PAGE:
Be Ready To Navigate Recovery Month By Month
Monday July 25th, 2011 - 8:54AM
These are shortcuts to your favorite social networking and bookmark sites. Add this story to your Facebook page, del.icio.us, DiggIt, and many others!
With a week to go in July, at the time of this writing, we’re all curious how retail sales for the month will compare to the expectation-beating June totals reported by many chains following a sluggish May.
If there’s one thing we’ve learned in this hesitant recovery, it’s to not relax after a month of solid sales. Nor should anyone panic after a month when sales soften.
Shift On The Fly
Drawing a median through the retail sales peaks and valleys of the past 12-plus months would reveal an economically legitimate incline.
Try telling that to antsy stockholders, though, when same-store sales for any given month fail to measure up against the previous year and you’ve exhausted every explanation from cloudy skies to the price of gasoline.
Truth is, business is better. It’s just harder to predict.
And that’s the maddening dilemma for a retail business so bent on hedging inventory levels that shifting on the fly month to month is a grind, especially during sudden upswings.
Sales data no longer seems to correspond consistently to reported consumer confidence levels. With so much nerve-wracking social, political and economic stimuli streaming in from all directions, consumers might be getting used to a generally pessimistic outlook. So, that view might become less likely to block people from buying stuff when they need it or when they want to spoil themselves a bit to feel a little more… yes, confident.
Shoppers are releasing pent-up demand on their own terms and at their own pace. Discretionary consumer spending cycles have abandoned their traditional regularity, and that’s in direct conflict with a retail industry averse to the mounting cost these days of flexibility.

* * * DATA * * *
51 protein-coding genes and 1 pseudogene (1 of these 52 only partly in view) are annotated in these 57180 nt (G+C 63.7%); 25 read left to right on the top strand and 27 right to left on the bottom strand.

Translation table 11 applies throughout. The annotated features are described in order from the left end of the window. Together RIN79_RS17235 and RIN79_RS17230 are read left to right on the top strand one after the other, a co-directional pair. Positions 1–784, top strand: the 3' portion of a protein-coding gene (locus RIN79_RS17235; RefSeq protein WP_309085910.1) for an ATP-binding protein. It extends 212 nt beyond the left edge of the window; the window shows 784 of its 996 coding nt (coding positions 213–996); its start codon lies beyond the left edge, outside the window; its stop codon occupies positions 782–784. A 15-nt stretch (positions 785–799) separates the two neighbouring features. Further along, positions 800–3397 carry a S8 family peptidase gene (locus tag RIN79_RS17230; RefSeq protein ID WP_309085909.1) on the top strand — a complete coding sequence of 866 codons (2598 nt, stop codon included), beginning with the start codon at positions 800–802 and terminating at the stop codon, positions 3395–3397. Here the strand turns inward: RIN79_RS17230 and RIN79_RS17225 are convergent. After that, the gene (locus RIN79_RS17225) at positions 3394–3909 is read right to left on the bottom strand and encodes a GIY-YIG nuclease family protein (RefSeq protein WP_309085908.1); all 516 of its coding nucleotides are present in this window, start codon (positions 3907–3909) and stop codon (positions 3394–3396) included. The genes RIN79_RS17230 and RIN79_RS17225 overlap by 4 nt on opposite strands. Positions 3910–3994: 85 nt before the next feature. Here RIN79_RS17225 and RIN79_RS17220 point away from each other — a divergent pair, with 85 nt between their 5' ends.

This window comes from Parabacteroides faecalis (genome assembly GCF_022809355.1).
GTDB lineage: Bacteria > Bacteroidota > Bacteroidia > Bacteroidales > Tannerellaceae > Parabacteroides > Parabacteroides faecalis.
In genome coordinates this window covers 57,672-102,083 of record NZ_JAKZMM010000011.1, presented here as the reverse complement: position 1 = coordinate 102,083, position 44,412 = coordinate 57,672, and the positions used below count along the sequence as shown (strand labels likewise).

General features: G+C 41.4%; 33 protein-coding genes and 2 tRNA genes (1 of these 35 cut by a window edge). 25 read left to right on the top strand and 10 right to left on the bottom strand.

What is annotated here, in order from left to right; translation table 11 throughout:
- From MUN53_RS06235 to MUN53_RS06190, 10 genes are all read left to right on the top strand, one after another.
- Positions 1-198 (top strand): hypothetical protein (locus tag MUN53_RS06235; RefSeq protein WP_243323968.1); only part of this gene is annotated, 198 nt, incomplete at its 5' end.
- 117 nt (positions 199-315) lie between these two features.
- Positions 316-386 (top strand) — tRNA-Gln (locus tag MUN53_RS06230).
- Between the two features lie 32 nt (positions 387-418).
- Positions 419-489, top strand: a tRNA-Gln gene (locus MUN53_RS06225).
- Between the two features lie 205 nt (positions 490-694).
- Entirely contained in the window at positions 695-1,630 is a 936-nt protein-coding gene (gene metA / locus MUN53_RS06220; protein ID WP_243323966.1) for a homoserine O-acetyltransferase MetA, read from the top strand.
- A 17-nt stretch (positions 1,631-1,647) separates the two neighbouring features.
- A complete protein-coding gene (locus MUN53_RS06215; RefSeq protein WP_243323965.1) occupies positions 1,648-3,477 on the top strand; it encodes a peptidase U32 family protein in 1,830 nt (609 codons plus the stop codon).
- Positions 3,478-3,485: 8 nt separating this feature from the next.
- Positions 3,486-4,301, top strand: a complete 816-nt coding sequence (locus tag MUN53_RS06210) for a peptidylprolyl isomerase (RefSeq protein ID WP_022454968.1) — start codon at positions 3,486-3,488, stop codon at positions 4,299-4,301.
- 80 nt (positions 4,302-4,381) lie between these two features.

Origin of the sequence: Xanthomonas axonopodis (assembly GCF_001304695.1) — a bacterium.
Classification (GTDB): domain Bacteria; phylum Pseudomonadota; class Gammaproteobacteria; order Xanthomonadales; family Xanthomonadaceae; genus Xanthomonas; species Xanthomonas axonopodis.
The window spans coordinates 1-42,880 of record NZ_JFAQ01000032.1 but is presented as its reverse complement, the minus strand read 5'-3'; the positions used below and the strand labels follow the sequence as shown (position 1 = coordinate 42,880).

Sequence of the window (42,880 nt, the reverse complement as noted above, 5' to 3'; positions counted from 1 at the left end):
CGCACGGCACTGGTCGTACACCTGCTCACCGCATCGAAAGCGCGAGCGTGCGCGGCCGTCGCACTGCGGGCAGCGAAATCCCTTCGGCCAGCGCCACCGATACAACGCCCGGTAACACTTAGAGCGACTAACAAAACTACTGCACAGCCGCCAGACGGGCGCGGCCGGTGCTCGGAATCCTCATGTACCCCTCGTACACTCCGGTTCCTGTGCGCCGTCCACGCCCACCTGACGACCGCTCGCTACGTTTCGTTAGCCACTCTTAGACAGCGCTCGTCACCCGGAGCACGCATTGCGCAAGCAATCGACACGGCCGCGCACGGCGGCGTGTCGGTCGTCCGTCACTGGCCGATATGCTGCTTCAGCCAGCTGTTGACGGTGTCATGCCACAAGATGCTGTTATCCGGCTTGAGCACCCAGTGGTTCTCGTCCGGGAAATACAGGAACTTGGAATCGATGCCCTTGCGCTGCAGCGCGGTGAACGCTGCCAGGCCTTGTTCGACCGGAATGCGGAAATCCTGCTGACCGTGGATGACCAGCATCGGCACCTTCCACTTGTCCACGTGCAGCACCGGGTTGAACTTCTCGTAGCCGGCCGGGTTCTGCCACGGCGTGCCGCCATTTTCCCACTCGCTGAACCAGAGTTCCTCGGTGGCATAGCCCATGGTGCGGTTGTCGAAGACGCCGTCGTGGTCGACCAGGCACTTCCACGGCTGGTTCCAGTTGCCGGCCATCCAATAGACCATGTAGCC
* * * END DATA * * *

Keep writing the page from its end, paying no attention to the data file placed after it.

The July 25, 2011, issue of HomeWorld Business showcases our 12th annual Impact Merchants, an accomplished group of housewares retailing decision makers nominated by vendors based on their sales growth initiatives, trend vision, product attentiveness, responsive communication, negotiating savvy and more.
It’s important to recognize the impact of innovative merchants. But it’s merely recognition if such impact can’t be sustained. Will this year’s nominees and their peers have the agility and traction to continue to steer their vendors, their managers, their shareholders and their customers through the uneven terrain of the recovery?
There are no shortcuts in today’s retail climate. Retail buyers and merchandise managers must be greedier for the expansive reserve of market information available to them. Yet they should be wary of over-analysis and free to go with their gut more often, sometimes against the dispassionate logic of spreadsheets.
Try not to white-knuckle the steep slopes and sharp curves of this recovery. Just try to be better prepared for anything that might crop up around the bend. You’ll be less inclined to over-accelerate when the road appears open and less likely to have to slam the brakes when unexpected obstacles appear.
The true measure of impact by merchants in this stop-and-go economy is how they balance pre-action with reaction. The most flexible will be better positioned to gear up if and when the recovery hits that straightaway.
But don’t look past August.
Dissecting what Ron Johnson got wrong during his brief, calamitous term at the helm of J.C. Penney is sure to be the focal point of retail strategy and tactics lessons for years to come. But Penney’s future could still hinge to some extent on what he got right.